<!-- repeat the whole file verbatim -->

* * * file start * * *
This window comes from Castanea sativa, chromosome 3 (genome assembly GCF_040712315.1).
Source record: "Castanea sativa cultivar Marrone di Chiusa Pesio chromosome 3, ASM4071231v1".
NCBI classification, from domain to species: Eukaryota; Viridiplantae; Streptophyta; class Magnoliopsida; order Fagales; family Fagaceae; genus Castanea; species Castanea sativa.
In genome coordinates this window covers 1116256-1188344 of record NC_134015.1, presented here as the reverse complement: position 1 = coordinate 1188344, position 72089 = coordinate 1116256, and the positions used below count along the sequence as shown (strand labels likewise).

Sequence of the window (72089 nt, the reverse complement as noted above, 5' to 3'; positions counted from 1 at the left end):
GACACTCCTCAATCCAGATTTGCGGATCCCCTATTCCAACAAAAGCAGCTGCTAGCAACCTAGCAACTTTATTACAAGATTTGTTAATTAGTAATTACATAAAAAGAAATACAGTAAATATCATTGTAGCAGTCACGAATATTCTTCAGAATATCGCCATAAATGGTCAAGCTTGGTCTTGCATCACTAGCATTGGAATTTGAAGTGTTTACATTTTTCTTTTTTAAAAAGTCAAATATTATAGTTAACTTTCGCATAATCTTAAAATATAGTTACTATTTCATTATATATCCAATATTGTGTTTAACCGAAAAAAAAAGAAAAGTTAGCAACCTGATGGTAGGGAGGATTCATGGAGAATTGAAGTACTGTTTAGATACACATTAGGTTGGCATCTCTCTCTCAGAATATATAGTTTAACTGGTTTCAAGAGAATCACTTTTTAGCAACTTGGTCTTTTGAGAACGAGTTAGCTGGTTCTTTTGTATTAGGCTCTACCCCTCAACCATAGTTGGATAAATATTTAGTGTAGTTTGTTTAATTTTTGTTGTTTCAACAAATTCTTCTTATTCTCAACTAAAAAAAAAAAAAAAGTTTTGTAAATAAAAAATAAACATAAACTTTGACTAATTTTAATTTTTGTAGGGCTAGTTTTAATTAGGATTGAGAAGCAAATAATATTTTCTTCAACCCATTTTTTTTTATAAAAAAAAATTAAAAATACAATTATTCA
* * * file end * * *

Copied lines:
This window comes from Castanea sativa, chromosome 3 (genome assembly GCF_040712315.1).
Source record: "Castanea sativa cultivar Marrone di Chiusa Pesio chromosome 3, ASM4071231v1".
NCBI classification, from domain to species: Eukaryota; Viridiplantae; Streptophyta; class Magnoliopsida; order Fagales; family Fagaceae; genus Castanea; species Castanea sativa.
In genome coordinates this window covers 1116256-1188344 of record NC_134015.1, presented here as the reverse complement: position 1 = coordinate 1188344, position 72089 = coordinate 1116256, and the positions used below count along the sequence as shown (strand labels likewise).

Sequence of the window (72089 nt, the reverse complement as noted above, 5' to 3'; positions counted from 1 at the left end):
GACACTCCTCAATCCAGATTTGCGGATCCCCTATTCCAACAAAAGCAGCTGCTAGCAACCTAGCAACTTTATTACAAGATTTGTTAATTAGTAATTACATAAAAAGAAATACAGTAAATATCATTGTAGCAGTCACGAATATTCTTCAGAATATCGCCATAAATGGTCAAGCTTGGTCTTGCATCACTAGCATTGGAATTTGAAGTGTTTACATTTTTCTTTTTTAAAAAGTCAAATATTATAGTTAACTTTCGCATAATCTTAAAATATAGTTACTATTTCATTATATATCCAATATTGTGTTTAACCGAAAAAAAAAGAAAAGTTAGCAACCTGATGGTAGGGAGGATTCATGGAGAATTGAAGTACTGTTTAGATACACATTAGGTTGGCATCTCTCTCTCAGAATATATAGTTTAACTGGTTTCAAGAGAATCACTTTTTAGCAACTTGGTCTTTTGAGAACGAGTTAGCTGGTTCTTTTGTATTAGGCTCTACCCCTCAACCATAGTTGGATAAATATTTAGTGTAGTTTGTTTAATTTTTGTTGTTTCAACAAATTCTTCTTATTCTCAACTAAAAAAAAAAAAAAAGTTTTGTAAATAAAAAATAAACATAAACTTTGACTAATTTTAATTTTTGTAGGGCTAGTTTTAATTAGGATTGAGAAGCAAATAATATTTTCTTCAACCCATTTTTTTTTATAAAAAAAAATTAAAAATACAATTATTCA